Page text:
In the context of the financial and sovereign debt crisis, hurdles for citizens who want to look for qualified jobs in other EU countries or which deter them from buying goods across the internal market, need to be addressed. This is all the more relevant as the EU moves towards a genuine Economic and Monetary Union with a political union on the horizon.

The EU Citizenship Report 2013 announces 12 new actions in six areas to strengthen citizens' rights (see Annex for the full list of the 12 actions):

  1. Removing obstacles for workers, students and trainees in the EU

  1. by looking into extending the right of jobseekers to receive unemployment benefits from their home country while they are looking for a job in another EU member state beyond the current mandatory three months to increase the mobility of workers; and

  2. by setting out a quality framework for traineeships that specifies the rights and obligations of the parties making sure that traineeships are not used as a form of 'unpaid employment'

  1. Cutting red tape in the Member States

  1. by facilitating the acceptance of identity and residence documents when citizens want to travel or have to prove their identity in another EU country, including through optional uniform European documents that citizens could use in all EU countries; and

  2. by making it easier to recognise roadworthiness certificates for cars cross-border in the EU

  1. Protecting the more vulnerable in the EU

  1. by developing an EU disability card to be mutually recognised across the EU making sure that the 80 million disabled people can also take advantage of the benefits that come with national cards (for example access to transport, tourism, culture and leisure) when exercising their right to free movement; and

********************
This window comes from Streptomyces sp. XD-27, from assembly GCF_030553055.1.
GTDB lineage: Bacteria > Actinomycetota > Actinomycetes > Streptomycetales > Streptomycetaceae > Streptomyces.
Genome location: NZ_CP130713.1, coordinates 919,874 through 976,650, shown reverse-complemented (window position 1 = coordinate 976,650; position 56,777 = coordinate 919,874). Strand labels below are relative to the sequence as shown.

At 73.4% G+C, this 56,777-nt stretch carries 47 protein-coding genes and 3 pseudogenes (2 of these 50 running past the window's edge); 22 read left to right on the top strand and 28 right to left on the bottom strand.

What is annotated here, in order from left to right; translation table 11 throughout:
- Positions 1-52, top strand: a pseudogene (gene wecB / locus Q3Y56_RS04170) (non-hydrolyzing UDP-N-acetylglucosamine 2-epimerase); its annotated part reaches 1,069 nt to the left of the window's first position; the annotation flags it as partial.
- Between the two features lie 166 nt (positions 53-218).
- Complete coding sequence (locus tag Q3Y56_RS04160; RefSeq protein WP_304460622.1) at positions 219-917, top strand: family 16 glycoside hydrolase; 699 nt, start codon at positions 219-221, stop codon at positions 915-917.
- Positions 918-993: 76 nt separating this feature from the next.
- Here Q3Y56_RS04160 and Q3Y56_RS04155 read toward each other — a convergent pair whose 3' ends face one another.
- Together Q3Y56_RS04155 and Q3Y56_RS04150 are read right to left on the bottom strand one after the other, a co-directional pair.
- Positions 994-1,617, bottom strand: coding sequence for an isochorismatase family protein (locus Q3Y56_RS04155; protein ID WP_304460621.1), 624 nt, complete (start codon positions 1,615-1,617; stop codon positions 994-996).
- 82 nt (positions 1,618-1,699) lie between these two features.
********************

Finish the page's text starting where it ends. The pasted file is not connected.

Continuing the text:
2. by proposing a set of laws to further strengthen citizens' procedural rights, especially those of children and vulnerable citizens, when they are suspected or accused of a crime

  1. Eliminating barriers to shopping in the EU

  1. by improving rules to settle cross-border disputes over small amounts when buying products online or in another EU country; the European Small Claims procedure can help consumers get their money back swiftly; and

  2. by working on an online tool that makes the purchase of digital products more transparent and that allows citizens to compare deals cross-border

  1. Promoting the availability of targeted and accessible information about the EU

  1. by making e-training tools available to local administrations and providing citizen-friendly information about who to turn to to solve their problems.

  1. Strengthening citizens’ participation in the democratic process